Council of Europe Secretary General Thorbjarn Jagland welcomed the agreement reached by the negotiators: “This is a decisive step that paves the way for EU accession to the European Convention on Human Rights. It will contribute to the creation of a single European judicial area and will provide the missing link to the European system for the protection of fundamental rights. Selected scientific articles and other studies on the European Union`s accession to the European Convention on Human Rights Here is a selection of scientific articles on the European Union`s accession to the European Convention on Human Rights, including Opinion 2/13 of 18 December 2014 by the European Court of Justice and proposals to overcome the legal obstacles found there. The list is not exhaustive. The Convention defines many of the rights outlined in the EU Charter of Fundamental Rights and stipulates that these rights must be interpreted by the European Court of Human Rights. Official discussions on the European Union`s accession to the European Convention on Human Rights began on 7 July 2010 and have become a legal obligation under Article 6, paragraph 2 of the Lisbon Treaty, which came into force on 1 December 2009. On 4 June 2010, EU justice ministers gave the European Commission a mandate to conduct negotiations on their behalf. On 26 May 2010, the Council of Europe`s Committee of Ministers gave its Human Rights Steering Committee (HRDC) an ad hoc mandate to develop, in cooperation with the European Commission, the legal instrument necessary for accession. The CDDH has entrusted this task to the informal working group CDDH-EU. It was made up of 14 experts from Council of Europe member states (7 from EU Member States and 7 from non-EU countries).
The group held eight meetings between July 2010 and June 2011. – Membership will also strengthen the EU`s credibility in the eyes of third countries, which the EU regularly calls for respecting the ECHR in its bilateral relations. 187. … Article 53 of the Charter provides that nothing should be interpreted in the sense that it limits or affects the fundamental rights recognised in their respective areas of application by EU and international law, as well as by international conventions to which the Union or all Member States are parties, including the ECHR, and by the constitutions of the Member States. 235. After all this, it should be noted that the operating procedures of the mechanism of opponents of recourse, provided for by the proposed agreement, do not guarantee compliance with the specific characteristics of EU and EU law. 199. Since the proposed agreement does not provide for a provision on the relationship between the mechanism established by Protocol 16 and the decision-making procedure under Article 267 of the EUTF, the proposed agreement may impair the autonomy and effectiveness of the latter procedure.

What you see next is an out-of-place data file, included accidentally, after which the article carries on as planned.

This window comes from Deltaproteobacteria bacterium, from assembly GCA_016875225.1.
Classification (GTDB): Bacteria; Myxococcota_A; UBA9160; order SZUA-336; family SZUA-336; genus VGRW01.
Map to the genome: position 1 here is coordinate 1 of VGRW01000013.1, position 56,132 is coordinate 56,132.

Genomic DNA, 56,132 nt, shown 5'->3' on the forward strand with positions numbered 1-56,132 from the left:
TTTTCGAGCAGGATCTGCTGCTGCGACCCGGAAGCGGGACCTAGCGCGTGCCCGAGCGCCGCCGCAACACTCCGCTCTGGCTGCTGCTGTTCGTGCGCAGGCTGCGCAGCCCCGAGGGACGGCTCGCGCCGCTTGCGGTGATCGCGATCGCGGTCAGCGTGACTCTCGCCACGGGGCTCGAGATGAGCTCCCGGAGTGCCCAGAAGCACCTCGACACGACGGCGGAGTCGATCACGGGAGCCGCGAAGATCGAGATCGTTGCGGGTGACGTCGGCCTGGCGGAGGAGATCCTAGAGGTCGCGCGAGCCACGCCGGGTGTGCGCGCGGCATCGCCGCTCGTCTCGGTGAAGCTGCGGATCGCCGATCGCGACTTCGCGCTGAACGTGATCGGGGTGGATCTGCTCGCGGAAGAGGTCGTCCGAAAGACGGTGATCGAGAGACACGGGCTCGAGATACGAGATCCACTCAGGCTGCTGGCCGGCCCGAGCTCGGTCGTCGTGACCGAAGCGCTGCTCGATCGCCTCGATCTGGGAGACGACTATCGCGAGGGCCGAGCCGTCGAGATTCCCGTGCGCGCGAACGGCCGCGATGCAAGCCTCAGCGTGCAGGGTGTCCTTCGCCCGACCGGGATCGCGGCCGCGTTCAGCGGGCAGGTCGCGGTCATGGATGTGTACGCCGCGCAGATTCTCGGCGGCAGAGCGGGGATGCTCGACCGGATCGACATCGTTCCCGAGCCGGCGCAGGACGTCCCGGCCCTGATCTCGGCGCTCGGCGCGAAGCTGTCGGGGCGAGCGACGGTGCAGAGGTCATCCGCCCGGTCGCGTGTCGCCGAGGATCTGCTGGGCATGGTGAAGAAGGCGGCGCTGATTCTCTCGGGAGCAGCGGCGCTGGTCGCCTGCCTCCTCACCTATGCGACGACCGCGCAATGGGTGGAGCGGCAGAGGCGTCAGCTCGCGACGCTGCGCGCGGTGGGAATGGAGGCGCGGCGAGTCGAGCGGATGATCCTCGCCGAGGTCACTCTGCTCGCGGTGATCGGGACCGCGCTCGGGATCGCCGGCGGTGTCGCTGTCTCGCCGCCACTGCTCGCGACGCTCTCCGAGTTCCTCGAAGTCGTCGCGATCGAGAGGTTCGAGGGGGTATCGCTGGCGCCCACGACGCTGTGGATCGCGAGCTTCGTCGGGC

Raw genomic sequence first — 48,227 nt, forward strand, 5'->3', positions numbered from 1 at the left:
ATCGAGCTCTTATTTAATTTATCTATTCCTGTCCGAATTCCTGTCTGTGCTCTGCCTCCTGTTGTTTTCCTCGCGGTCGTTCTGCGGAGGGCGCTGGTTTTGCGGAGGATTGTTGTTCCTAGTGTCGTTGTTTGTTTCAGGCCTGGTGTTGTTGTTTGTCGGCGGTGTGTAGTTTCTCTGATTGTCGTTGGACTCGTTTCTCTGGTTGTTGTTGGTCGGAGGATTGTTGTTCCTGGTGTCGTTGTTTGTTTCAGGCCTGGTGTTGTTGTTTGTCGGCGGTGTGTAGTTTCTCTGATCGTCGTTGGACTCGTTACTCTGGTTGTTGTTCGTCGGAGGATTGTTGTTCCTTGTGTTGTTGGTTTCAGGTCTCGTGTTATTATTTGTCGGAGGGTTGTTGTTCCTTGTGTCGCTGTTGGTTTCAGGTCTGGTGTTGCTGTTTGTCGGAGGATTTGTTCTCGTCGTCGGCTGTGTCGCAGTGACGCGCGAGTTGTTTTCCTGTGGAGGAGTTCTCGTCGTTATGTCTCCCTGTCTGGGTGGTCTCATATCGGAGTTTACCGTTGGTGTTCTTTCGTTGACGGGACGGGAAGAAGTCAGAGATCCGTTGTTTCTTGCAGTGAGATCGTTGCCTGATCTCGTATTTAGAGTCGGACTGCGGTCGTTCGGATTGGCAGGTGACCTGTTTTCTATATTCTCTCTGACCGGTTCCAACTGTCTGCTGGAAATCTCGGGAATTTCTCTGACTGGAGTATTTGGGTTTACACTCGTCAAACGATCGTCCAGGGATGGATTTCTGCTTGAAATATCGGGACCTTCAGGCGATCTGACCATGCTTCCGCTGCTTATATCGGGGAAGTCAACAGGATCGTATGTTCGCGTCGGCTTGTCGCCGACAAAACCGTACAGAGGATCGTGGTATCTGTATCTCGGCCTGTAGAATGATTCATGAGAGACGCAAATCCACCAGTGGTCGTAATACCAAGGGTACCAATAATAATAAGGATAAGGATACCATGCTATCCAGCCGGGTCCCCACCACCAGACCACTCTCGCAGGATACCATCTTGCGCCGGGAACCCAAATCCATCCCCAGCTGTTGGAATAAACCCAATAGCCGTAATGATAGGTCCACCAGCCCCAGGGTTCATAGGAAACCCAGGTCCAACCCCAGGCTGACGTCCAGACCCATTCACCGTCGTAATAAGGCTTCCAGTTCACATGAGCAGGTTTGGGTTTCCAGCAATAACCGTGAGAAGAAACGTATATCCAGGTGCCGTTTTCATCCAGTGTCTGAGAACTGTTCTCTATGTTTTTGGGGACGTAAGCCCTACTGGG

The negotiations resulted in an agreement at the negotiating level on a comprehensive set of legal instruments defining the terms of the European Union`s accession to the European Convention on Human Rights (see interim report of the CDDH to the Committee of Ministers, CM (2013) 93add1, 9 July 2013). On 18 December 2014, the European Court of Justice issued its opinion 2/13 in which it concluded that the European Union`s accession agreement to the European Convention on Human Rights was not compatible with Article 6, 2 of the Treaty on the European Union or protocol 8 on Article 6, paragraph 2, of the Treaty on the European Union on EU accession to the European Convention on Human Rights.